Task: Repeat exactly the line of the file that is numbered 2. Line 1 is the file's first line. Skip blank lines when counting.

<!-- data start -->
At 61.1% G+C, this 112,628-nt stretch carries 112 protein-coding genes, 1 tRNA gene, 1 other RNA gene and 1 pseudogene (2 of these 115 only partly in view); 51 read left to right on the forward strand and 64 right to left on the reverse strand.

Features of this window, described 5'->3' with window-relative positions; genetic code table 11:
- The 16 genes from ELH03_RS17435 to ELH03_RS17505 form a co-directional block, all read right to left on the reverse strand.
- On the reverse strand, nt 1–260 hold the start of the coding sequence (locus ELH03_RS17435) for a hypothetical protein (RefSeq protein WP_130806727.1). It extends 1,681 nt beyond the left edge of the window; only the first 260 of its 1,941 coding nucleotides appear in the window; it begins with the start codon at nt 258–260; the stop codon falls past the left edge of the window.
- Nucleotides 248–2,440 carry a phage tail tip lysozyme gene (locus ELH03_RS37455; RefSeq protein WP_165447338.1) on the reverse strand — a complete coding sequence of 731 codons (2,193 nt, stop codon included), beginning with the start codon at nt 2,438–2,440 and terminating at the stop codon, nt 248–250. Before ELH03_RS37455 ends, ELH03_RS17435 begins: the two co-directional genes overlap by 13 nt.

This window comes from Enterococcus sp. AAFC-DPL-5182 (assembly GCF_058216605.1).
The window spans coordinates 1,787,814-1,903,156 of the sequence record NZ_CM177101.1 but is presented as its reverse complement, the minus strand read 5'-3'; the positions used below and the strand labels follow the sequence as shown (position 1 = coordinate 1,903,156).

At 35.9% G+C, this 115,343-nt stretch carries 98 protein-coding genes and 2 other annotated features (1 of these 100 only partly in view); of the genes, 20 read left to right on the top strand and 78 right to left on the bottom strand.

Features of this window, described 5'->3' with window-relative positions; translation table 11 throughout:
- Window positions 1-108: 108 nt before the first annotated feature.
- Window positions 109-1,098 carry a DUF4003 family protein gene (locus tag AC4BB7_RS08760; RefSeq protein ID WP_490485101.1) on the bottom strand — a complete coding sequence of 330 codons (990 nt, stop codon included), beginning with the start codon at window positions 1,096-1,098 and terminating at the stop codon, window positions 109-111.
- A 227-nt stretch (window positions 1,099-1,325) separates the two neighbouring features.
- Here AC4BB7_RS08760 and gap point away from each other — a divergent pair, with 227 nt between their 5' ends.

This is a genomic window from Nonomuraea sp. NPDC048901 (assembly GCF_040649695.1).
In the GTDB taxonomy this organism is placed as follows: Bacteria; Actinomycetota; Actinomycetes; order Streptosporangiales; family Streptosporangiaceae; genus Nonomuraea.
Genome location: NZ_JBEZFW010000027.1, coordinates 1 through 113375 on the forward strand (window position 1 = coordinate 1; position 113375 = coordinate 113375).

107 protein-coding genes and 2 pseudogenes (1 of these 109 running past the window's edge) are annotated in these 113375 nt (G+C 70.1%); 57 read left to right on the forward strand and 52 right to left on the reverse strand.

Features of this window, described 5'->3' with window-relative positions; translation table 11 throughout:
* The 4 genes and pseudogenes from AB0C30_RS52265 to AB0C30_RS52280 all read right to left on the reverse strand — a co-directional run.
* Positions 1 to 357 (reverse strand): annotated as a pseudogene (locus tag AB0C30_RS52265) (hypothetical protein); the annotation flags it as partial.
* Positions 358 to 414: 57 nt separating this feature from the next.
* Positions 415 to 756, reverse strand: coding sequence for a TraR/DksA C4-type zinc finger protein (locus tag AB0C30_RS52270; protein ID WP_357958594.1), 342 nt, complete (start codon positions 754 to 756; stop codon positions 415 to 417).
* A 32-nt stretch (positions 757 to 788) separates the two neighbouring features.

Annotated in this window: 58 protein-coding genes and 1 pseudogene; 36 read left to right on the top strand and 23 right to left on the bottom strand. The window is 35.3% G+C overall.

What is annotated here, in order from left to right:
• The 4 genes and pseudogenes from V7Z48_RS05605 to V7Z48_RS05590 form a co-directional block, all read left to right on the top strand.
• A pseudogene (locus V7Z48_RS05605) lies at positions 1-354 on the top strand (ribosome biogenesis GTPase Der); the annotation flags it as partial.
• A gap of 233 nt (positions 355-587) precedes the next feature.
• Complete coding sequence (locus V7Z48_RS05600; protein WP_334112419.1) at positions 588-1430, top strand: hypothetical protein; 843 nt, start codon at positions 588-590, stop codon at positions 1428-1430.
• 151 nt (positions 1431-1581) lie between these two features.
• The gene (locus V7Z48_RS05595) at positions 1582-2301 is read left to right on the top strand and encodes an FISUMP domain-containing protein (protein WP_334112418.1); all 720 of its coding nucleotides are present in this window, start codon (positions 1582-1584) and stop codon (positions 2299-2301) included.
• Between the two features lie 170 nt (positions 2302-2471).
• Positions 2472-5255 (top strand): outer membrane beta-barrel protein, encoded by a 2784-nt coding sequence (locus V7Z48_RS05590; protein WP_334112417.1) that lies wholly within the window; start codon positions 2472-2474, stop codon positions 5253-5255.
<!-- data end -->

Features of this window, described 5'->3' with window-relative positions; genetic code table 11: